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Southern Cross Medical Library

The purpose of the Southern Cross Medical Library is to provide information of a general nature to help you better understand certain medical conditions. Always seek specific medical advice for treatment appropriate to you. This information is not intended to relate specifically to insurance or healthcare services provided by Southern Cross. For more articles go to the Medical Library index page.

Palmar fibromatosis (Dupuytren's contracture)

Palmar fibromatosis (Dupuytren’s contracture) is a condition in which tissue in the palm of the hand covering the finger tendons thickens and scars. The affected tissue, called the palmar fascia, becomes tight and shortened, contracting the fingers inwards toward the palm.
The development of the condition usually occurs quite slowly over many months, or even years, though in rare cases it can develop suddenly.  It can affect any of the fingers, but it most commonly affects the ring finger (fourth digit) and little finger (fifth digit). It can occur in only one hand or in both hands at the same time.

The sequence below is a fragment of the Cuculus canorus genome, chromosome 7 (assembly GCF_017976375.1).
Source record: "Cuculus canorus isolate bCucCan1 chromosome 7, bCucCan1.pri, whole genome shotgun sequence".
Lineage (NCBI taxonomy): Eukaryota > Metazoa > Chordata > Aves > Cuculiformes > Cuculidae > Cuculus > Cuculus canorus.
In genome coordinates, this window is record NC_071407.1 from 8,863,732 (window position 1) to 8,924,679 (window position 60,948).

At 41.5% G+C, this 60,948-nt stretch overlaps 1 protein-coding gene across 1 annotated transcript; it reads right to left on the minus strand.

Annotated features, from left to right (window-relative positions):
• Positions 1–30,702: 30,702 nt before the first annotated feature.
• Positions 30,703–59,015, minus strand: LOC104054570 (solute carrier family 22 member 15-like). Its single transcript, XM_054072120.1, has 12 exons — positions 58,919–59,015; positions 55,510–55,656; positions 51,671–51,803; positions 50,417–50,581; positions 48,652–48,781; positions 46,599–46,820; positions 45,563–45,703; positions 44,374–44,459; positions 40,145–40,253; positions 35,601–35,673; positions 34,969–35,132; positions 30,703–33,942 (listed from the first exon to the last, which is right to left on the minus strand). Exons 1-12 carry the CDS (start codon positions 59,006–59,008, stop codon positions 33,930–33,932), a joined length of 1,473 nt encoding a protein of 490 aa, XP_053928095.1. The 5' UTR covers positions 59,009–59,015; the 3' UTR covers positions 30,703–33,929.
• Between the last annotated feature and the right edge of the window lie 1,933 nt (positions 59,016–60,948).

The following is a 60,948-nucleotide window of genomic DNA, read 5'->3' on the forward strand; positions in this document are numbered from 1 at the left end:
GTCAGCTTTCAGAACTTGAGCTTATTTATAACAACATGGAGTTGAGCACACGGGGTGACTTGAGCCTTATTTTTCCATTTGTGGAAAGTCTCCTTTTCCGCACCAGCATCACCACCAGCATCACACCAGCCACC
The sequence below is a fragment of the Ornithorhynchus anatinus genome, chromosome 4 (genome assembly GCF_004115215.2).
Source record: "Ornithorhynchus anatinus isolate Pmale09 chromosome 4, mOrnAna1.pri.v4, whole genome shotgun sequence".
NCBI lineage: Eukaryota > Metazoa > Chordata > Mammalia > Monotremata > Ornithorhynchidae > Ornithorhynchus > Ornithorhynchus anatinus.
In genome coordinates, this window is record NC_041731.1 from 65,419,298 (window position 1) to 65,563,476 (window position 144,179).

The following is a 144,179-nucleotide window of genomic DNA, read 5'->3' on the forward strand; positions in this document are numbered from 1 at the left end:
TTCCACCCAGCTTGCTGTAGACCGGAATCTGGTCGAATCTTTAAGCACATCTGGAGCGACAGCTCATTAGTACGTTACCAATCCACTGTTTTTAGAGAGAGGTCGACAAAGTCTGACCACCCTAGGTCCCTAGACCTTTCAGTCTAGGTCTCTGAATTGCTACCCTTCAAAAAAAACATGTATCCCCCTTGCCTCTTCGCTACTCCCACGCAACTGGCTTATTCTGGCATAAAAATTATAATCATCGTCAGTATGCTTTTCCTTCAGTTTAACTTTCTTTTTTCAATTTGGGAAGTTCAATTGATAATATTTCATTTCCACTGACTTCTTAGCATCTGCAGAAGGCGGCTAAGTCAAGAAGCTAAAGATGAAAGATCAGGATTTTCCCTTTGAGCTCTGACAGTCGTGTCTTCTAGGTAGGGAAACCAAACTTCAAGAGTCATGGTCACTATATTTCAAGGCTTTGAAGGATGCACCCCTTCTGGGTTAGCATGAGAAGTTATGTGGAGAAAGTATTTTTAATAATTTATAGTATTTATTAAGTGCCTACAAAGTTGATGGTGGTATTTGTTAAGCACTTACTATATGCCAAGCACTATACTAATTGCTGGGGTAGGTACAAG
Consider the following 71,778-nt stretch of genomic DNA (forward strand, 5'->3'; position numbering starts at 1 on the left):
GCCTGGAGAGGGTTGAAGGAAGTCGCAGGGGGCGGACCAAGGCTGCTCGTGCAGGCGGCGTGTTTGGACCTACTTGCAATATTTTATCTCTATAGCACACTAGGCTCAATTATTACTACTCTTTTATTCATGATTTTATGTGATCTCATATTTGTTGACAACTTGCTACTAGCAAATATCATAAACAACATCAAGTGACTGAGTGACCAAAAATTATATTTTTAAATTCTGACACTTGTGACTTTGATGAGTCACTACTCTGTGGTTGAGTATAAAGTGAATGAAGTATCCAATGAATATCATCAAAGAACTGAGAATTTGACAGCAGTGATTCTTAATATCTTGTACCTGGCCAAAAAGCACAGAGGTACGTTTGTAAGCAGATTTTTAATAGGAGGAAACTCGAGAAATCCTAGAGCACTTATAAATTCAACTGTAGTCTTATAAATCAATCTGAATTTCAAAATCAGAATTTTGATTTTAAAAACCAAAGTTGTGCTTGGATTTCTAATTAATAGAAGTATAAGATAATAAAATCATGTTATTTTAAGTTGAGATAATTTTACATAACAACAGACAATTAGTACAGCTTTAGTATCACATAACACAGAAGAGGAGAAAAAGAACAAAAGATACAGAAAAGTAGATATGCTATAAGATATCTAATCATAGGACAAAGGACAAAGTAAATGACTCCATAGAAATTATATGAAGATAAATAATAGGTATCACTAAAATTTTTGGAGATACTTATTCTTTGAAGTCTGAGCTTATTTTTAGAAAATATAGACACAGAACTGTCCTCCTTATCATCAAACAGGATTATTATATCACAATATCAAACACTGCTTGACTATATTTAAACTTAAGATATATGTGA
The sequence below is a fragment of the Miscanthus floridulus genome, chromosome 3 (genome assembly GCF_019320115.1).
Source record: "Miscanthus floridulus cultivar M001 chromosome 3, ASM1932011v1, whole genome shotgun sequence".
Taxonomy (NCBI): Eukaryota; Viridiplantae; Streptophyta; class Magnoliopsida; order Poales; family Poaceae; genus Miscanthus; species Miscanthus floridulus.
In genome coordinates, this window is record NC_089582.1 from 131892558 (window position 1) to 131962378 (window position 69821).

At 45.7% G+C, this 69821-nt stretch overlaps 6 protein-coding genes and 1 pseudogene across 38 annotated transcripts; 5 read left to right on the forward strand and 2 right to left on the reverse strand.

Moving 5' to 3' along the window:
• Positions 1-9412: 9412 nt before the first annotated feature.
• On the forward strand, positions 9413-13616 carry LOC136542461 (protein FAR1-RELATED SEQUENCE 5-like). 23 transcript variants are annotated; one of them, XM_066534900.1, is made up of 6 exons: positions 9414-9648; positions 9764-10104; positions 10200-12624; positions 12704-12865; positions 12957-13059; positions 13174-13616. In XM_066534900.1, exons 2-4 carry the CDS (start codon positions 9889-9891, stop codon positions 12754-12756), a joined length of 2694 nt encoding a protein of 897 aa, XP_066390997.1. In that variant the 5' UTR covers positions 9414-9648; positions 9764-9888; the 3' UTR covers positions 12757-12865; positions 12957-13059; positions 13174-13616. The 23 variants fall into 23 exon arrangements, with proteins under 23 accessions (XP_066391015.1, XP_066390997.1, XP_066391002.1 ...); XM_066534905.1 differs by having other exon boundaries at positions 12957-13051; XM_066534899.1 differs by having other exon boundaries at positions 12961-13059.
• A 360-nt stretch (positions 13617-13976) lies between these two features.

Palmar fibromatosis is a relatively common condition but its cause is not fully understood.  In most cases it does not occur until after the age of 50 years and it is more common in men than women.

Palmar fibromatosis runs in families, and is more common in people of Northern European decent, so it is thought that genetics can play a part in the development of the condition. Other factors that may increase the risk of developing palmar fibromatosis include: 

  • Diabetes 
  • Smoking
  • Alcohol abuse - particularly where liver disease is also present
  • Occupations exposed to repetitive vibration.

Signs and symptoms

Often the first sign of the condition is a painless lump in the palm of the hand near the base of the fingers. This may be followed by a feeling of tightness and/or tenderness in the fingers.  As the condition progresses it is difficult to fully straighten the fingers and there may be dimpling and puckering of the skin over the area. Eventually contracture of the fingers may become so severe that they cannot be used.

Palmar 1

The condition is not painful in itself.  However, some pain may be experienced if the fingers are forcibly straightened.  In some cases the muscles in the hand may become weakened and wasted through not being able to be properly used. 
As the condition progresses, palmar fibromatosis can limit the ability to perform certain tasks such as typing and grasping objects, and the affected hand can get caught when trying to get into narrow places such as a pocket.


Often the characteristic symptoms of the condition are enough for the doctor to suspect palmar fibromatosis. A formal diagnosis of the condition is made based on assessment of the medical history and a physical examination, and by ruling out other conditions that may be causing the symptoms.